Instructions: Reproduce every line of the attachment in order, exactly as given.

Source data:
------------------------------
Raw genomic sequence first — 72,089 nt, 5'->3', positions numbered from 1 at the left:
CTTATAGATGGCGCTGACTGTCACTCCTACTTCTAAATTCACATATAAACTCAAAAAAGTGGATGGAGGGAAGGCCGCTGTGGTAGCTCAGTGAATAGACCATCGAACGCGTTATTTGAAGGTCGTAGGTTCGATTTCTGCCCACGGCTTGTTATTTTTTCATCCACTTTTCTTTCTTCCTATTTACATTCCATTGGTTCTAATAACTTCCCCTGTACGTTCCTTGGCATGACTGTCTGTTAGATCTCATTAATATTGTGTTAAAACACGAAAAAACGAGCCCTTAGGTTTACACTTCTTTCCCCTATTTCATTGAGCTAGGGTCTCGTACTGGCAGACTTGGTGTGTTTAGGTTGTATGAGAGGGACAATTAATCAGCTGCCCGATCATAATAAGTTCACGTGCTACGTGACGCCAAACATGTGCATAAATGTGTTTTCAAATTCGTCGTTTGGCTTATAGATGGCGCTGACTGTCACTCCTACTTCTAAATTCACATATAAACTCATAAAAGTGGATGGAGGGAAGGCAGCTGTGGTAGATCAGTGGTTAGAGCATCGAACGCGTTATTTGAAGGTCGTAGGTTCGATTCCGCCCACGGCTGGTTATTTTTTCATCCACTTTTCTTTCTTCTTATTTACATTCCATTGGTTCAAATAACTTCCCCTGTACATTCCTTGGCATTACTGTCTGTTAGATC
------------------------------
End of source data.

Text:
Raw genomic sequence first — 72,089 nt, 5'->3', positions numbered from 1 at the left:
CTTATAGATGGCGCTGACTGTCACTCCTACTTCTAAATTCACATATAAACTCAAAAAAGTGGATGGAGGGAAGGCCGCTGTGGTAGCTCAGTGAATAGACCATCGAACGCGTTATTTGAAGGTCGTAGGTTCGATTTCTGCCCACGGCTTGTTATTTTTTCATCCACTTTTCTTTCTTCCTATTTACATTCCATTGGTTCTAATAACTTCCCCTGTACGTTCCTTGGCATGACTGTCTGTTAGATCTCATTAATATTGTGTTAAAACACGAAAAAACGAGCCCTTAGGTTTACACTTCTTTCCCCTATTTCATTGAGCTAGGGTCTCGTACTGGCAGACTTGGTGTGTTTAGGTTGTATGAGAGGGACAATTAATCAGCTGCCCGATCATAATAAGTTCACGTGCTACGTGACGCCAAACATGTGCATAAATGTGTTTTCAAATTCGTCGTTTGGCTTATAGATGGCGCTGACTGTCACTCCTACTTCTAAATTCACATATAAACTCATAAAAGTGGATGGAGGGAAGGCAGCTGTGGTAGATCAGTGGTTAGAGCATCGAACGCGTTATTTGAAGGTCGTAGGTTCGATTCCGCCCACGGCTGGTTATTTTTTCATCCACTTTTCTTTCTTCTTATTTACATTCCATTGGTTCAAATAACTTCCCCTGTACATTCCTTGGCATTACTGTCTGTTAGATC